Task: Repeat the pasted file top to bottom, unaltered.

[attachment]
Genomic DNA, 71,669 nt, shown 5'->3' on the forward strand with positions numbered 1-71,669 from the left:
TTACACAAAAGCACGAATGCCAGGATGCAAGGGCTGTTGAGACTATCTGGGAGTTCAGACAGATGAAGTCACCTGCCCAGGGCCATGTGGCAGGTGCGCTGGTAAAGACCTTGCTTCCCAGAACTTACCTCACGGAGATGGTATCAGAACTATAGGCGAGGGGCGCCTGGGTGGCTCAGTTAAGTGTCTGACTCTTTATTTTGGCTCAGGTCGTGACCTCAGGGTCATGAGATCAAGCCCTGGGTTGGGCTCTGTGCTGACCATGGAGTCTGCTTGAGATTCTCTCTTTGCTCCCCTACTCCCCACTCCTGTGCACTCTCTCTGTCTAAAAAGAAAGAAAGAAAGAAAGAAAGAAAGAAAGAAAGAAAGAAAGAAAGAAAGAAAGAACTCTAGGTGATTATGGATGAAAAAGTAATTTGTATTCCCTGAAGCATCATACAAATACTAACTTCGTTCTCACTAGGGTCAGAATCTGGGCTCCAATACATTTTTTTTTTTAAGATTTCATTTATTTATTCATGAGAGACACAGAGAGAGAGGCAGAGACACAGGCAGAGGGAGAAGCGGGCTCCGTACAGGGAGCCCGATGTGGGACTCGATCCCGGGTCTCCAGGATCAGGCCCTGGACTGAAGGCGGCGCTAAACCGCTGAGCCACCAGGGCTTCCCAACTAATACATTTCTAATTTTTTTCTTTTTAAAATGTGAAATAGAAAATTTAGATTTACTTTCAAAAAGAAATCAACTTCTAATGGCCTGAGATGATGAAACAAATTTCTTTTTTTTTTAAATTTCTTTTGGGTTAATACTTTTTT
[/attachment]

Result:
Genomic DNA, 71,669 nt, shown 5'->3' on the forward strand with positions numbered 1-71,669 from the left:
TTACACAAAAGCACGAATGCCAGGATGCAAGGGCTGTTGAGACTATCTGGGAGTTCAGACAGATGAAGTCACCTGCCCAGGGCCATGTGGCAGGTGCGCTGGTAAAGACCTTGCTTCCCAGAACTTACCTCACGGAGATGGTATCAGAACTATAGGCGAGGGGCGCCTGGGTGGCTCAGTTAAGTGTCTGACTCTTTATTTTGGCTCAGGTCGTGACCTCAGGGTCATGAGATCAAGCCCTGGGTTGGGCTCTGTGCTGACCATGGAGTCTGCTTGAGATTCTCTCTTTGCTCCCCTACTCCCCACTCCTGTGCACTCTCTCTGTCTAAAAAGAAAGAAAGAAAGAAAGAAAGAAAGAAAGAAAGAAAGAAAGAAAGAAAGAAAGAACTCTAGGTGATTATGGATGAAAAAGTAATTTGTATTCCCTGAAGCATCATACAAATACTAACTTCGTTCTCACTAGGGTCAGAATCTGGGCTCCAATACATTTTTTTTTTTAAGATTTCATTTATTTATTCATGAGAGACACAGAGAGAGAGGCAGAGACACAGGCAGAGGGAGAAGCGGGCTCCGTACAGGGAGCCCGATGTGGGACTCGATCCCGGGTCTCCAGGATCAGGCCCTGGACTGAAGGCGGCGCTAAACCGCTGAGCCACCAGGGCTTCCCAACTAATACATTTCTAATTTTTTTCTTTTTAAAATGTGAAATAGAAAATTTAGATTTACTTTCAAAAAGAAATCAACTTCTAATGGCCTGAGATGATGAAACAAATTTCTTTTTTTTTTAAATTTCTTTTGGGTTAATACTTTTTT